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I have had my girl for a month she was 3 months when I purchased her. I have had birds on and off for years. Cockatiel, Quaker, eclectiis, and a few years ago raised a sparrow that by the way wouldn’t leave my side until she was fully grown; so, I feel like I know how birds are.
Sunni is my first Parrotlet and I’ll be honest, very disappointed. The breeder claims “hand fed” but this girl doesn’t like hands. I can get her to take millet from me if I put it next to her beak but if she sees my finger, she runs away. I literally have to talk sweetly and calmly chase her in her cage to get her. She beaks me but it doesn’t hurt. When I hold her she only wants to hide in my hair and if I finally get her to sit on my finger she either tries to fly or acts like she wants to fledge. We conduct this song and dance everyday. I hold her in my hair and speak softly to her 15 to 20 minutes a day the rest of the time I speak softly to her outside her cage.
At this point I wish I just would have gotten another Quaker or cockatiel. Any tips on how to interact with her?
 

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Hi and welcome!
Parrotlets can be challenging to form the initial bond with. All parrots are prey animals, but parrotlets being SO TINY mean that they perceive threats that might be ignored by larger birds. They also go straight to biting instead of warning, since the entire world is a dangerous place for them.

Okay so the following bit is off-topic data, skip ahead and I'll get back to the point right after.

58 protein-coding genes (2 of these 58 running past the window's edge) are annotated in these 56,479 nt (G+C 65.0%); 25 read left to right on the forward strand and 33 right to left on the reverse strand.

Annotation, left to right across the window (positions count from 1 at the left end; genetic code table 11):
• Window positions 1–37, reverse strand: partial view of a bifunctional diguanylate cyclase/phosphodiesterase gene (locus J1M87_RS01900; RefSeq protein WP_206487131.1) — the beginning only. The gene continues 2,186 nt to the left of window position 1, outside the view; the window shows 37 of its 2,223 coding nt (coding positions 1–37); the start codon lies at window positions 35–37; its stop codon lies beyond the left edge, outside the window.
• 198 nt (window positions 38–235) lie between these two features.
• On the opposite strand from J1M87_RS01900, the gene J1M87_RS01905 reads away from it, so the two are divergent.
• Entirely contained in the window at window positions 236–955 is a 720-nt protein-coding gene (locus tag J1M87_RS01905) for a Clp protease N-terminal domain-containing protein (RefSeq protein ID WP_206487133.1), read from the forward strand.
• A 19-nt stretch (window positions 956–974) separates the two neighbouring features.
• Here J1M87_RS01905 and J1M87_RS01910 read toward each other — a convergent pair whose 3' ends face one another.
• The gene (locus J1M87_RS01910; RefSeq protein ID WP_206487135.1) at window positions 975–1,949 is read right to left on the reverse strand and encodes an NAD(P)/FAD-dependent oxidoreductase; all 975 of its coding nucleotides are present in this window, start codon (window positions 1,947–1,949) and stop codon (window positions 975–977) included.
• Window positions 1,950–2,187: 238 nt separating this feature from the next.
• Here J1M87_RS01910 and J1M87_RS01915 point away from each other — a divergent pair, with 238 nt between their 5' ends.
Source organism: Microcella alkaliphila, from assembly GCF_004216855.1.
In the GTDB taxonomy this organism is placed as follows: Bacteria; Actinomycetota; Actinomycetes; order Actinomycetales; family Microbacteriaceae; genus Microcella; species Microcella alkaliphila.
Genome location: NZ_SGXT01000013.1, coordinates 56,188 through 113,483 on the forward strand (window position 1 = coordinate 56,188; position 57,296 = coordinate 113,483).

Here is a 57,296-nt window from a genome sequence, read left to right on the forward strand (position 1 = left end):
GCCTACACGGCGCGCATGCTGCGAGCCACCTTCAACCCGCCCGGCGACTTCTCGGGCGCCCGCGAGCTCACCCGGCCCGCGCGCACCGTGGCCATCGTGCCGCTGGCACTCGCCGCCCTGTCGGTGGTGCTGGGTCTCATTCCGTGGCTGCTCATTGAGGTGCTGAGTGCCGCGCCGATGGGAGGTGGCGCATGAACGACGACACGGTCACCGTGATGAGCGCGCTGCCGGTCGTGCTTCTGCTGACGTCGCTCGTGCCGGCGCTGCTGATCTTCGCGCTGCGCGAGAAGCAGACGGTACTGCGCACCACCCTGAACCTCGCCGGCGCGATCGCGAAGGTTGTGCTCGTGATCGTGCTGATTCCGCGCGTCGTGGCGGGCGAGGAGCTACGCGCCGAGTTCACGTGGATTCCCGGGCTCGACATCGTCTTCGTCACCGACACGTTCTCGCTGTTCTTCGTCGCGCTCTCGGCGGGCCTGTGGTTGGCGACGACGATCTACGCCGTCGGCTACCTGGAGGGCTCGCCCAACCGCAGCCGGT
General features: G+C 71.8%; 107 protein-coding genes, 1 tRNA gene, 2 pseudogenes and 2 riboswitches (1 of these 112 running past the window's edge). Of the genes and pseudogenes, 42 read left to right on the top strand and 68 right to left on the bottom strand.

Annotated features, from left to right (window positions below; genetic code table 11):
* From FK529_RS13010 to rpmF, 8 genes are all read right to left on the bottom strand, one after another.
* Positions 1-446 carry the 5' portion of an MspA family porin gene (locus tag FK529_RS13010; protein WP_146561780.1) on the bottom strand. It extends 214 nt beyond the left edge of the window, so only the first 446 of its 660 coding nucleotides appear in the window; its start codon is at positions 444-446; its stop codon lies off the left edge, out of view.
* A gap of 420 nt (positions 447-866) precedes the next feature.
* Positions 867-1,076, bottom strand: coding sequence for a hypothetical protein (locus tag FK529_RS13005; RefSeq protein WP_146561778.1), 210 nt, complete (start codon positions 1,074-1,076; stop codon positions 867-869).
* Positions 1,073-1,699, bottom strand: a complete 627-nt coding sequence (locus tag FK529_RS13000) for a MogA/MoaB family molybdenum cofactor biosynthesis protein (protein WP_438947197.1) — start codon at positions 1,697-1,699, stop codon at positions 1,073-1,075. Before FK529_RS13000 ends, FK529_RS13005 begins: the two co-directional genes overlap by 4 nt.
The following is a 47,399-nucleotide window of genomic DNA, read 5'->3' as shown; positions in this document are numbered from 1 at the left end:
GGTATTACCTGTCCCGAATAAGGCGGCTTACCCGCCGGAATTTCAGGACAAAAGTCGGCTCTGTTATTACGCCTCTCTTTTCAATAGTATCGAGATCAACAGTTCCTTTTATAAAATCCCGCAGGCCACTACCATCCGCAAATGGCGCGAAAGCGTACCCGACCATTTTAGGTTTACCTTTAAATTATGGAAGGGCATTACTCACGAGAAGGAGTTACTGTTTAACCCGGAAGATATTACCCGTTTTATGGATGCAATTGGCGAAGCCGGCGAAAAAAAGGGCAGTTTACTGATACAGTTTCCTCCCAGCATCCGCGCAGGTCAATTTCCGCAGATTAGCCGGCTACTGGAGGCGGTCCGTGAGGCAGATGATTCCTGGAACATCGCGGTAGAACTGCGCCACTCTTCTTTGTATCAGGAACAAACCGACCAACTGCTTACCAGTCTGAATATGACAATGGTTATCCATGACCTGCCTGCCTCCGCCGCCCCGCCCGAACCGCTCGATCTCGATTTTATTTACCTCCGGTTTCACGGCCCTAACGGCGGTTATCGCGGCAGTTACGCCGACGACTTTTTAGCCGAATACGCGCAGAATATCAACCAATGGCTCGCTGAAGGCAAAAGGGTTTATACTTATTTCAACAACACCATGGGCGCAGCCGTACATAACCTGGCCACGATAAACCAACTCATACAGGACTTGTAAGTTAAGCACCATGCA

It can be frustrating getting to know a new bird for sure. I remember getting Tumi, and I was so frustrated because I had had my last bird (a cockatiel) for 17 years so I forgot how long it took for me to get to know her and vice versa.
See if you can find something to entice her - perhaps she likes nuts? Treats can be very helpful in teaching her to step up. It sounds like she needs to be taught to step up from scratch. She also might like unusual things like crinkling plastic, tissues, running water, or pill bottles. Parrotlets are known to have weird loves. I trained Tumi when he was younger with crinkling plastic, and now he demands tissues at all times.
Quick check - nail polish or rings? Some birds HATE anything on fingers, so if you have nail polish that could be perceived as a dangerous thing to her. Tumi will not step on my hand if I have a bandaid on, no matter the color, because it might be "dangerous" according to him.
 

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Hi there and welcome to you and Sunni! I am so sorry to hear you have had a disappointing start to your Parrotlet experience. They are feisty little birds but one of the most enriching little creatures I have ever had the pleasure of getting to know.